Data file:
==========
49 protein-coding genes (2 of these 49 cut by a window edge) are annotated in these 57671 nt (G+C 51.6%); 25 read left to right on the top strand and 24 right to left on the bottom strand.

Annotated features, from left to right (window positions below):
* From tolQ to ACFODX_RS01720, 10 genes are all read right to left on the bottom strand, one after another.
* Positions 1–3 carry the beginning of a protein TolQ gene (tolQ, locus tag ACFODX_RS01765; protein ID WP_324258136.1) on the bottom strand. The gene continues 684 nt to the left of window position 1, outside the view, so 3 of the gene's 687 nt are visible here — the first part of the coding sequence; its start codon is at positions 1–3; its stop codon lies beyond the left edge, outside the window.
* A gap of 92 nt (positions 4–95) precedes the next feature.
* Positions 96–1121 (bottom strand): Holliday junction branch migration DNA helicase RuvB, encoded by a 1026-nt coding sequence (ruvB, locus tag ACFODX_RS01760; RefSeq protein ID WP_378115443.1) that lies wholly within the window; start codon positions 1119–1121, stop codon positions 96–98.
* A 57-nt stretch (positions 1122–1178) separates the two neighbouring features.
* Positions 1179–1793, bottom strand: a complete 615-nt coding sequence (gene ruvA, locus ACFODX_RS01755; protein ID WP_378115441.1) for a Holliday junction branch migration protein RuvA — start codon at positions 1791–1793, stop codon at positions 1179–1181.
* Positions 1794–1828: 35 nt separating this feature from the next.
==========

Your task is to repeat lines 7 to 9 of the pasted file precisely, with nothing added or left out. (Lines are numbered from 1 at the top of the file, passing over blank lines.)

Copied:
* A 57-nt stretch (positions 1122–1178) separates the two neighbouring features.
* Positions 1179–1793, bottom strand: a complete 615-nt coding sequence (gene ruvA, locus ACFODX_RS01755; protein ID WP_378115441.1) for a Holliday junction branch migration protein RuvA — start codon at positions 1791–1793, stop codon at positions 1179–1181.
* Positions 1794–1828: 35 nt separating this feature from the next.